When we are brought down with the acknowledge of our own rottenness, we can begin to overlook the shortcomings of others. When we focus on God, we see not the sins of our neighbors, and we learn not to react, we learn not to resent, and we learn not to lose our inner peace.

With love in Christ,
Abbot Tryphon

Monday July 15, 2013 / July 2, 2013

4th Week after Pentecost. Tone two.

The Placing of the Honorable Robe of the Most Holy Theotokos at Blachernae (5th c.).
St. Photius, metropolitan of Kiev (1431).
St. Juvenal, patriarch of Jerusalem (458).
"Pozai" (17th c.), "Theodotiev" (1487) and "Akhtyr" (1739) Icons of the Most Holy Theotokos.
St. Juvenal, protomartyr of America and Alaska (1796).
Right-believing King Stephen the Great of Moldavia (1504) (Romania).
St. Monegunde of Chartres (530) (Gaul).
New Martyr Lampros of Makri (1835) (Greek).
Uncovering of the relics (2003) of New Hieromartyr Priest Sergius Florinsky of Rakvere, Estonia (1918).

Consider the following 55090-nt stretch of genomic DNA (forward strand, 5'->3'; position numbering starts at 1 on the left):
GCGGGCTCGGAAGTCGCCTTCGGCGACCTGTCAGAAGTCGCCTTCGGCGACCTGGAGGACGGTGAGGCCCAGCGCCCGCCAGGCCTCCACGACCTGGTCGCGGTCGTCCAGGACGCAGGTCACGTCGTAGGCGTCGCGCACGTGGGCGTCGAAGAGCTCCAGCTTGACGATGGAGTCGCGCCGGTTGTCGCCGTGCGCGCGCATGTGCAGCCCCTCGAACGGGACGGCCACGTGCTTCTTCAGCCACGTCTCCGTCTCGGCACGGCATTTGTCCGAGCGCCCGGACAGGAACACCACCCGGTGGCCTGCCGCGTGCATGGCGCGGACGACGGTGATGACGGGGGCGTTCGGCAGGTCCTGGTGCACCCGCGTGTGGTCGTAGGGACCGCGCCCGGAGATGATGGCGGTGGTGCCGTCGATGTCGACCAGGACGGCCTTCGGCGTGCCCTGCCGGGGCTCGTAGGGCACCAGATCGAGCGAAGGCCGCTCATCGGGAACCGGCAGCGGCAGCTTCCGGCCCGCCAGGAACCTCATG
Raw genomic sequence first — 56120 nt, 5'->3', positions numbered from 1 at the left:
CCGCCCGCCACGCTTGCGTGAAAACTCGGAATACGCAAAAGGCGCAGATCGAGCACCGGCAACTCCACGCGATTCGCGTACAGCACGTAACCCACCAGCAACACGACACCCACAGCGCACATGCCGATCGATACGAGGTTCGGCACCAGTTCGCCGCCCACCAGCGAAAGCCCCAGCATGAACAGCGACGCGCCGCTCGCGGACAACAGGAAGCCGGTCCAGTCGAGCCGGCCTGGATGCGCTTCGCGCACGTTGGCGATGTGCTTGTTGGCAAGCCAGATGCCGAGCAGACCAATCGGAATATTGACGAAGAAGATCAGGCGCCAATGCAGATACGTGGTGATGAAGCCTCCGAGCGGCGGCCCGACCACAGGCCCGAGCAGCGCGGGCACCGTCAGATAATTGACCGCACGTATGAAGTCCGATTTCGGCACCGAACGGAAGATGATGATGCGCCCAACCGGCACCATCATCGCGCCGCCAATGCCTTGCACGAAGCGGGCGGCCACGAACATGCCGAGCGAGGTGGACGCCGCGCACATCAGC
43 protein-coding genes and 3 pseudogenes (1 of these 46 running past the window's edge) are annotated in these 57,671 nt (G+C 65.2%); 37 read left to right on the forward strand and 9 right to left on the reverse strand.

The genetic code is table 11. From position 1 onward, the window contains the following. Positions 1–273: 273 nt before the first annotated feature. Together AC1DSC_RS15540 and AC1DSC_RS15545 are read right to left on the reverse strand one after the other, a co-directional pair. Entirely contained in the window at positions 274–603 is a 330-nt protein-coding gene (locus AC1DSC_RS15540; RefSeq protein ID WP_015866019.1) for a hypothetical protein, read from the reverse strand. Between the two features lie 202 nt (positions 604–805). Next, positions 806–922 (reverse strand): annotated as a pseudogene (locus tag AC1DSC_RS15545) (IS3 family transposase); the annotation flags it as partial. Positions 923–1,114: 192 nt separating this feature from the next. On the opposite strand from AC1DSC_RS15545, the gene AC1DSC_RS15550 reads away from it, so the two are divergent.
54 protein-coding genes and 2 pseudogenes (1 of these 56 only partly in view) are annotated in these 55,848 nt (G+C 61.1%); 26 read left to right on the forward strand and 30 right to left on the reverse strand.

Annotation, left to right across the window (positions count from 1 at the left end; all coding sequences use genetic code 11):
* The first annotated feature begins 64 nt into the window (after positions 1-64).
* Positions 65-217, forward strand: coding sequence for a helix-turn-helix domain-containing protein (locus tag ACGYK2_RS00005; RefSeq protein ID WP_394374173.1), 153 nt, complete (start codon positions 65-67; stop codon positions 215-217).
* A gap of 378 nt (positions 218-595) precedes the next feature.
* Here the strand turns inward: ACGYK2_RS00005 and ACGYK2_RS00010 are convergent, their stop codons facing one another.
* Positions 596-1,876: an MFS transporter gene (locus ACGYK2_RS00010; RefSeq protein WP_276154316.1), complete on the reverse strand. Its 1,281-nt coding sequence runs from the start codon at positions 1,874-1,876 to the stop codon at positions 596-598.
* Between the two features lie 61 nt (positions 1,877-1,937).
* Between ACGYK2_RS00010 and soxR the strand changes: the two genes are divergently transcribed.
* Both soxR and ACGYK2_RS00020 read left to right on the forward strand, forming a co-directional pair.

Feast of the Robe of the Most Holy Theotokos (Georgia).
St. Oudoceus, bishop of Llandaff.
St. Swithun, bishop of Winchester.
You can read the life of the saint in red, by clicking on the name.

THANKS to all of you who have been able to contribute towards the support of the monastery. These difficult times of economic hardship have impacted the monastery, and those of you who have been able to donate, have been our lifeline. May God bless you for your generosity, and kindness.

With love in Christ,  
Abbot Tryphon

Donations can be made directly to the monastery through PayPal, or you may send donations to:

All-Merciful Saviour Monastery
PO Box 2420
Vashon Island, WA 98070-2420 USA

The Scripture Readings for the Day

Romans 9:18-33